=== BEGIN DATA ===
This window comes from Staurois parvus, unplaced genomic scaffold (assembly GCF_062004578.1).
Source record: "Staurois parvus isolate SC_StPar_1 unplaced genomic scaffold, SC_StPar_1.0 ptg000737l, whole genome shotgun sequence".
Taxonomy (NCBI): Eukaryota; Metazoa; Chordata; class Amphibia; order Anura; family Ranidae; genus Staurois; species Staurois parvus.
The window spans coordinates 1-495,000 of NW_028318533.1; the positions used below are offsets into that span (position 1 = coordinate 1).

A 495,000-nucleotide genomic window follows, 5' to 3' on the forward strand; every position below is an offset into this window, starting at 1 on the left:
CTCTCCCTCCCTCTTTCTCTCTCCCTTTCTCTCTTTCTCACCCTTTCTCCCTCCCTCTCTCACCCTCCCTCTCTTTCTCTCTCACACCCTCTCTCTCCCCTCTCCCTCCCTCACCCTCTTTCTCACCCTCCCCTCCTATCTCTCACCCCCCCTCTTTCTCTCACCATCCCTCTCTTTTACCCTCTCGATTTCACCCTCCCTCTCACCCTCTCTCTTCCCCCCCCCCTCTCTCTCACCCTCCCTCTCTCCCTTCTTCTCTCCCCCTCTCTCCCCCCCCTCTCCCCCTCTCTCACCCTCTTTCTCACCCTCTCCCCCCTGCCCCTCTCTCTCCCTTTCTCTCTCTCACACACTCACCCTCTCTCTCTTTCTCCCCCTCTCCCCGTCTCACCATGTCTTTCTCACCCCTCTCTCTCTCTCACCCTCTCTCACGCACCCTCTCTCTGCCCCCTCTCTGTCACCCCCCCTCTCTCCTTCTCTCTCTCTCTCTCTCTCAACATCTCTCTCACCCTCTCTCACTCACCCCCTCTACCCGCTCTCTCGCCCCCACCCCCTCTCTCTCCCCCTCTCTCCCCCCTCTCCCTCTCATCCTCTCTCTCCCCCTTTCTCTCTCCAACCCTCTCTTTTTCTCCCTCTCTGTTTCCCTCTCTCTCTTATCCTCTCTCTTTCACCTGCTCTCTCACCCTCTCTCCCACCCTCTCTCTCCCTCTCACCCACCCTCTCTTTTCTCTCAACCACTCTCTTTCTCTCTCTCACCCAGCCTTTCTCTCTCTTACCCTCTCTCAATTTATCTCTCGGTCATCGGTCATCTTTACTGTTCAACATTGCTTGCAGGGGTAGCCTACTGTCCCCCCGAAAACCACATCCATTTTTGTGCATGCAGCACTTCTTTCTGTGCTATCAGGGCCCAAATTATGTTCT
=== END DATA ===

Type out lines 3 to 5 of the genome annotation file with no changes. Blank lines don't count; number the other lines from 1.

Taxonomy (NCBI): Eukaryota; Metazoa; Chordata; class Amphibia; order Anura; family Ranidae; genus Staurois; species Staurois parvus.
The window spans coordinates 1-495,000 of NW_028318533.1; the positions used below are offsets into that span (position 1 = coordinate 1).

A 495,000-nucleotide genomic window follows, 5' to 3' on the forward strand; every position below is an offset into this window, starting at 1 on the left: